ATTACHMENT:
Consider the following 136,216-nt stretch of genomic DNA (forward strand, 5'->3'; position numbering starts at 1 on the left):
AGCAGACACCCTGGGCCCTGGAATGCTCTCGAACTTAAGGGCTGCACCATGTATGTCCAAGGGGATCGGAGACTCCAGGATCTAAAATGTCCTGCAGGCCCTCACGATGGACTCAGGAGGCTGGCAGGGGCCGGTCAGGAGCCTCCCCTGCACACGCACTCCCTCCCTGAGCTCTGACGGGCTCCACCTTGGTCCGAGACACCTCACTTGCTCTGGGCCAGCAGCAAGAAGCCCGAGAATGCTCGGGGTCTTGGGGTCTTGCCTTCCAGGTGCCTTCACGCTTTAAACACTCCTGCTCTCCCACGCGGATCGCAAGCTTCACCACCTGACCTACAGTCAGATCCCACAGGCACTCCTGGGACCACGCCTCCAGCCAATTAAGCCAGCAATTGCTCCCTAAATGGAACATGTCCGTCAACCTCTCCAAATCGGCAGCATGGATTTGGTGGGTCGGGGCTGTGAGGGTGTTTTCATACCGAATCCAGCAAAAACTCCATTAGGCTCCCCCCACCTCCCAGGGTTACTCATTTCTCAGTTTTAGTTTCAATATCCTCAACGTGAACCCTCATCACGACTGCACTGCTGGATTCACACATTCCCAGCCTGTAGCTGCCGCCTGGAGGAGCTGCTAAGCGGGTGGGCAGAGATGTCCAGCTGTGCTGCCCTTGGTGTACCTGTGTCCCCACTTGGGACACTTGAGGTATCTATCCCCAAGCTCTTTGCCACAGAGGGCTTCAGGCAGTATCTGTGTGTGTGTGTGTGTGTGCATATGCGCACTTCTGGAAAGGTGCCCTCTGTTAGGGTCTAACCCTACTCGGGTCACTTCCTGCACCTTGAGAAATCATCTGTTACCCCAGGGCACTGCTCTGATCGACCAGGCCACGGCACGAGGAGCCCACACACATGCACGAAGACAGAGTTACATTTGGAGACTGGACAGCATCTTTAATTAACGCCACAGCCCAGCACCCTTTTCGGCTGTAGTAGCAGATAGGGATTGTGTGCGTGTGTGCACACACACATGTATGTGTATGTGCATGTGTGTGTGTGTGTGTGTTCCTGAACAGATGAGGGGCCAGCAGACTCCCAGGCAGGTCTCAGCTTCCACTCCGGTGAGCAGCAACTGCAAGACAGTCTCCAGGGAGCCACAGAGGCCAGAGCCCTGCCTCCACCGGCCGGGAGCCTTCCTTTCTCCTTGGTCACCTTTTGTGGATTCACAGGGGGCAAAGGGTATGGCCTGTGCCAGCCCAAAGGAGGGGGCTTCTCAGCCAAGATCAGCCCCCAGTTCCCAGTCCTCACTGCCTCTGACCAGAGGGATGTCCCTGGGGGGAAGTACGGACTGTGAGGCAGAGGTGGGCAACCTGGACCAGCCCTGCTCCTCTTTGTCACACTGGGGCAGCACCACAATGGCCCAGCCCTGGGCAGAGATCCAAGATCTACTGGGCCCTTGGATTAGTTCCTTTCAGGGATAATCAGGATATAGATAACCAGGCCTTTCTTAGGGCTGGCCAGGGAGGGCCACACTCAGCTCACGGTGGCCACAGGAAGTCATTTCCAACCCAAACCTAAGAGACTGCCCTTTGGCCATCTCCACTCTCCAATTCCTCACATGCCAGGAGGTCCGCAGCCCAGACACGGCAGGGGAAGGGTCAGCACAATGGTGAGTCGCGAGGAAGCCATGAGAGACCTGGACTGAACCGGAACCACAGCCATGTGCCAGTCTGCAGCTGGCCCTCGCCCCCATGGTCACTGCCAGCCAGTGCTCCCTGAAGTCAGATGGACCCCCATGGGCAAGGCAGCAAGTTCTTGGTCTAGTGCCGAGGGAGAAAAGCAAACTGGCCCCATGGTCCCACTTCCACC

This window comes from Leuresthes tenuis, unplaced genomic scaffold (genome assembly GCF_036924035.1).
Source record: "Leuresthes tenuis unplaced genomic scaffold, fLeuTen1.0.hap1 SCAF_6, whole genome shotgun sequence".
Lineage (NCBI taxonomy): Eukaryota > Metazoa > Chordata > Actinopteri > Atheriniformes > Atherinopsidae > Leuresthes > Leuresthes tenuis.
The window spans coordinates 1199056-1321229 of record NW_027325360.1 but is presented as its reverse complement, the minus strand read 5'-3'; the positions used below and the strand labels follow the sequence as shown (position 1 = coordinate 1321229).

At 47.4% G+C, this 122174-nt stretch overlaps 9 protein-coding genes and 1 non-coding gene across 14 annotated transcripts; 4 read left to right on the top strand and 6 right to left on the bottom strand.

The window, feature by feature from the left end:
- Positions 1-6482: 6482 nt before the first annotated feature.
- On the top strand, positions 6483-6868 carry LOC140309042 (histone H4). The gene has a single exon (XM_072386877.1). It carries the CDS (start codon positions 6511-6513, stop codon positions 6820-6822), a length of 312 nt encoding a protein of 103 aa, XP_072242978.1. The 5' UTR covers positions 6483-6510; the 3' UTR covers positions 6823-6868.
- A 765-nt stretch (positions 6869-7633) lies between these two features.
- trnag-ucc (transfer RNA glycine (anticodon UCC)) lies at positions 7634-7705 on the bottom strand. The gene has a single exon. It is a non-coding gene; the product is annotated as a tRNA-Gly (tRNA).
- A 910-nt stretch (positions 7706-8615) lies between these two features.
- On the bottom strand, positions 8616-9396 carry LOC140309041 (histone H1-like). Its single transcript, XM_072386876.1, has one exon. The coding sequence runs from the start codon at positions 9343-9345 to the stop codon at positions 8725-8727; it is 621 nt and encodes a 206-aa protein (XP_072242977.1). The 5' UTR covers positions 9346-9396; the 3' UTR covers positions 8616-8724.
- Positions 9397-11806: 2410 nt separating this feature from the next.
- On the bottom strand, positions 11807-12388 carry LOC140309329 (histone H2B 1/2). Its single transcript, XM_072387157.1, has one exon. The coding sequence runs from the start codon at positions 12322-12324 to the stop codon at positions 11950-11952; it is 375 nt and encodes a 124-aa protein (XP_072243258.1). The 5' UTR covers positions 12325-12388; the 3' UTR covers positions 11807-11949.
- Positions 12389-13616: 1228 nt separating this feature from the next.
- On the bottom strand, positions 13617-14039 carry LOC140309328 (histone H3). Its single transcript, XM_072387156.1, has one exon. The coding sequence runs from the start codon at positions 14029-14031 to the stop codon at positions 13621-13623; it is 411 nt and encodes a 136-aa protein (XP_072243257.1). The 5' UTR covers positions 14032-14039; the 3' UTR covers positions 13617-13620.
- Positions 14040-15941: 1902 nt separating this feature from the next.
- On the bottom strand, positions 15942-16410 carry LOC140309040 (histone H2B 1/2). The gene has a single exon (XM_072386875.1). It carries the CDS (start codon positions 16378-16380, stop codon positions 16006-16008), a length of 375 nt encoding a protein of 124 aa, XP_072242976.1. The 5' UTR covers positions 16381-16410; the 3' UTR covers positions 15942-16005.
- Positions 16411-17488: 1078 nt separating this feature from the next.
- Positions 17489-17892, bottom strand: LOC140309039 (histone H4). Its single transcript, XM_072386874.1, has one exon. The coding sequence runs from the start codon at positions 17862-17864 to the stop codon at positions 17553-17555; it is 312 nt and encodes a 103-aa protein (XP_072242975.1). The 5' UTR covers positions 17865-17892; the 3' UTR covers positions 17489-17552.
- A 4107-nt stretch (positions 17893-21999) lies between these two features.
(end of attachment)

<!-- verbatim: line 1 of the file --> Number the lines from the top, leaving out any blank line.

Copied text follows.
Consider the following 136,216-nt stretch of genomic DNA (forward strand, 5'->3'; position numbering starts at 1 on the left):